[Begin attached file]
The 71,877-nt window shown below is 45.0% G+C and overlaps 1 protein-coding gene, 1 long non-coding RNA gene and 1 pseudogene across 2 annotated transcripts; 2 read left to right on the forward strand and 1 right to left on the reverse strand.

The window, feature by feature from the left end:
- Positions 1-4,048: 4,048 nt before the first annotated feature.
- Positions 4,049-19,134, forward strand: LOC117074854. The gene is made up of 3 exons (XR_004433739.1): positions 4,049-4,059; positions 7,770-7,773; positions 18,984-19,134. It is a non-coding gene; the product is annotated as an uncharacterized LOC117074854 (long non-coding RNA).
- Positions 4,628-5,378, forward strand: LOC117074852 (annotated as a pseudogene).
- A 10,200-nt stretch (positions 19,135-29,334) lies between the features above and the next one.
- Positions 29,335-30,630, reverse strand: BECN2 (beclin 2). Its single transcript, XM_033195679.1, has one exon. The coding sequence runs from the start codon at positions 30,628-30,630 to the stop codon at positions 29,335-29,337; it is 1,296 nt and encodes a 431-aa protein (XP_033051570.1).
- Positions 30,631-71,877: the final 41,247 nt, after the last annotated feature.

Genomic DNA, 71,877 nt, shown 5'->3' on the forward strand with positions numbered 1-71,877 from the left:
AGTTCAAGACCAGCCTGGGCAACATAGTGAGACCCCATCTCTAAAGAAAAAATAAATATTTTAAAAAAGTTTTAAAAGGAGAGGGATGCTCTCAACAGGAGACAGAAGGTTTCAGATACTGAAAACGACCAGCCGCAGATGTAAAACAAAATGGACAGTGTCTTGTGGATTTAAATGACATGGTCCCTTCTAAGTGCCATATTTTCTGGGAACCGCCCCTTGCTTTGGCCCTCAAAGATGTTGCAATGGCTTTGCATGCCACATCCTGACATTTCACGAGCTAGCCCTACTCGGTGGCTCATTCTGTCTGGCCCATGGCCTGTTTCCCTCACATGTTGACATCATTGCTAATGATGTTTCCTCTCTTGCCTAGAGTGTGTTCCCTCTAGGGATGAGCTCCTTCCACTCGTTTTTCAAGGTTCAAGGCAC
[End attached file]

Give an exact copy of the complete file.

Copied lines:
The 71,877-nt window shown below is 45.0% G+C and overlaps 1 protein-coding gene, 1 long non-coding RNA gene and 1 pseudogene across 2 annotated transcripts; 2 read left to right on the forward strand and 1 right to left on the reverse strand.

The window, feature by feature from the left end:
- Positions 1-4,048: 4,048 nt before the first annotated feature.
- Positions 4,049-19,134, forward strand: LOC117074854. The gene is made up of 3 exons (XR_004433739.1): positions 4,049-4,059; positions 7,770-7,773; positions 18,984-19,134. It is a non-coding gene; the product is annotated as an uncharacterized LOC117074854 (long non-coding RNA).
- Positions 4,628-5,378, forward strand: LOC117074852 (annotated as a pseudogene).
- A 10,200-nt stretch (positions 19,135-29,334) lies between the features above and the next one.
- Positions 29,335-30,630, reverse strand: BECN2 (beclin 2). Its single transcript, XM_033195679.1, has one exon. The coding sequence runs from the start codon at positions 30,628-30,630 to the stop codon at positions 29,335-29,337; it is 1,296 nt and encodes a 431-aa protein (XP_033051570.1).
- Positions 30,631-71,877: the final 41,247 nt, after the last annotated feature.

Genomic DNA, 71,877 nt, shown 5'->3' on the forward strand with positions numbered 1-71,877 from the left:
AGTTCAAGACCAGCCTGGGCAACATAGTGAGACCCCATCTCTAAAGAAAAAATAAATATTTTAAAAAAGTTTTAAAAGGAGAGGGATGCTCTCAACAGGAGACAGAAGGTTTCAGATACTGAAAACGACCAGCCGCAGATGTAAAACAAAATGGACAGTGTCTTGTGGATTTAAATGACATGGTCCCTTCTAAGTGCCATATTTTCTGGGAACCGCCCCTTGCTTTGGCCCTCAAAGATGTTGCAATGGCTTTGCATGCCACATCCTGACATTTCACGAGCTAGCCCTACTCGGTGGCTCATTCTGTCTGGCCCATGGCCTGTTTCCCTCACATGTTGACATCATTGCTAATGATGTTTCCTCTCTTGCCTAGAGTGTGTTCCCTCTAGGGATGAGCTCCTTCCACTCGTTTTTCAAGGTTCAAGGCAC